India Rice Export: Stranded rice shipments to be reviewed

The Directorate General of Foreign Trade (DGFT) has sought details of the rice stranded at ports for which Indian exporters had entered into agreements with global buyers before the government imposed a 20% export duty on September 9.
Nearly 1 million tonnes of rice is stuck at the ports and container freight stations following the government’s decision, which came as a sudden blow to the rice trade. Exporters are concerned over the stranded consignments and have urged DGFT to allow the shipments to move to their destinations.
India banned exports of broken rice and imposed a 20% duty on exports of various other types on September 8 and the regulations became effective from September 9, giving the trade no chance to take some action.

“We have met the officials of DGFT as well finance ministry to sort out the issue. DGFT has sought details of exports and whether these exports are backed by letters of credit (LCs) or not. We have submitted details, but we are yet to hear from them,” said Vinod Kaul, executive director of All India Rice Exporters Association (AIREA).
The new duty is expected to discourage foreign buyers from making purchases from India and they are likely to turn to other rice-producing countries like Thailand and Vietnam, which have been struggling to increase shipments and prices, exporters said.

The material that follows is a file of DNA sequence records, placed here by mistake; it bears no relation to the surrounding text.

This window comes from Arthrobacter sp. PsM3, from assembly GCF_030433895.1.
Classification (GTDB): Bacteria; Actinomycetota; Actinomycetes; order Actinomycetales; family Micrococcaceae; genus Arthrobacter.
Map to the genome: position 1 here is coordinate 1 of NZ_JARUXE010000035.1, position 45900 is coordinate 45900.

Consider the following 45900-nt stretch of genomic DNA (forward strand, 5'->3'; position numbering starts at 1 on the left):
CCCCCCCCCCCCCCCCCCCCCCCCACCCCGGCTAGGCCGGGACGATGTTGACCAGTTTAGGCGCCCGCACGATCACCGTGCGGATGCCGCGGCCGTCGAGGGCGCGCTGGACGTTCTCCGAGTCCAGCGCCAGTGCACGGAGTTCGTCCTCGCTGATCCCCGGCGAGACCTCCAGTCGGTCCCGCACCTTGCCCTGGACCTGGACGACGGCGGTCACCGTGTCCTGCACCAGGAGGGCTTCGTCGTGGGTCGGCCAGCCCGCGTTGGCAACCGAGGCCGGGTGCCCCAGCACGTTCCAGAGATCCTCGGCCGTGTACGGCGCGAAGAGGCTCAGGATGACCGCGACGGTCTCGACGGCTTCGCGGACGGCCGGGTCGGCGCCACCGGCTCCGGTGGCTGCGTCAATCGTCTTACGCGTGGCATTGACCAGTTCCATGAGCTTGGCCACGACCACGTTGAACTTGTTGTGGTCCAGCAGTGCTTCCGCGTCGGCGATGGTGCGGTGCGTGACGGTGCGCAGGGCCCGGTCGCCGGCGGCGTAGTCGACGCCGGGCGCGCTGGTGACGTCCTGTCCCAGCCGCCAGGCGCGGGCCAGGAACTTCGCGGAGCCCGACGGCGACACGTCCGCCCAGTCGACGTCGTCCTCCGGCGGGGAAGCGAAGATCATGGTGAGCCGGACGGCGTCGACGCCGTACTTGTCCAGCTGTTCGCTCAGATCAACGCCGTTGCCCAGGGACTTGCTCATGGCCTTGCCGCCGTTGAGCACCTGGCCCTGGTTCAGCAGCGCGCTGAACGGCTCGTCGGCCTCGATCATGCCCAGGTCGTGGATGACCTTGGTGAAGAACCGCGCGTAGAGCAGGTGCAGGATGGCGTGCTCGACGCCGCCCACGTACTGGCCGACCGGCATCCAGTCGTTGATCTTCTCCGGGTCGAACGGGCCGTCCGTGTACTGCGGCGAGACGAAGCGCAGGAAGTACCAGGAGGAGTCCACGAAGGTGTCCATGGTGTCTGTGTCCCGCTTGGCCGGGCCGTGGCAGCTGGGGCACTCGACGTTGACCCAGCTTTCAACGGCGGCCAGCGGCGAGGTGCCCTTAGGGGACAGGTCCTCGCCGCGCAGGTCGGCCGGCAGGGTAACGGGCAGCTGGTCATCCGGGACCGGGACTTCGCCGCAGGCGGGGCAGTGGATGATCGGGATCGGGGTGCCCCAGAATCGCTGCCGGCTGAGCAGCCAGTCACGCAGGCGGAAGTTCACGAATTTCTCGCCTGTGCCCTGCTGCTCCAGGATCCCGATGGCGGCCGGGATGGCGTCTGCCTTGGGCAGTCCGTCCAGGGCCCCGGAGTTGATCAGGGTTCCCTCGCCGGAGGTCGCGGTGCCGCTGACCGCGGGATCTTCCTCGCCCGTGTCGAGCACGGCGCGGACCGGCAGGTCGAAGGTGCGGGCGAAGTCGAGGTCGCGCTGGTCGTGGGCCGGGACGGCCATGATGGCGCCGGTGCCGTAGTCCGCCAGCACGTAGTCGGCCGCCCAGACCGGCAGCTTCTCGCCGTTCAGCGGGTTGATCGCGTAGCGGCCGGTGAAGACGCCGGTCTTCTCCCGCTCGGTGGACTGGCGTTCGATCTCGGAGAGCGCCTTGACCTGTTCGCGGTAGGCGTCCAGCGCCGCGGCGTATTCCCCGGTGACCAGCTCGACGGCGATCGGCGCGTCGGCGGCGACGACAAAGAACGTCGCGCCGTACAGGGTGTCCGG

“While LCs for their shipment were opened before the new export duty notification, exporters are worried that the authorities might demand export duty on the same. In that case, exporters may incur big losses as their international buyers would not want to foot the bill. We have also asked DGFT to allow shipments of the rice for which we had entered into contract before the export duty and the ban came in,” said B.V. Krishna Rao, president of The Rice Exporters Association (TREA).
In the past, New Delhi has provided exemptions for contracts backed by LCs or payment guarantees in similar circumstances, issued until the day the government made a policy change, the rice exporters said. New Delhi allowed exports against already-issued LCs when it banned wheat exports earlier this year.
India ships around 2 mt of rice every month from across all the ports in the country.
“The government’s move will impact exports of non-basmati rice from the country and it is likely to drop to 10-11 mt from 17.26 mt in FY22, Rao said.
Suraj Agarwal, CEO and cofounder of rice marketing and exporting company Rice Villa Foods, said the export duty has been levied so that the government can ensure sufficient rice stock for the Public Distribution System (PDS).
Lesser rains in major rice-producing states of Uttar Pradesh, Bihar, Jharkhand and West Bengal have impacted paddy acreage this kharif season, increasing the price of the staple across the country.
According to government estimates, the country’s rice production could fall by 10 mt this year. In FY22, India had produced 111.7 mt of rice during kharif season.
Export duty has also been levied on broken rice since it is used in ethanol production.
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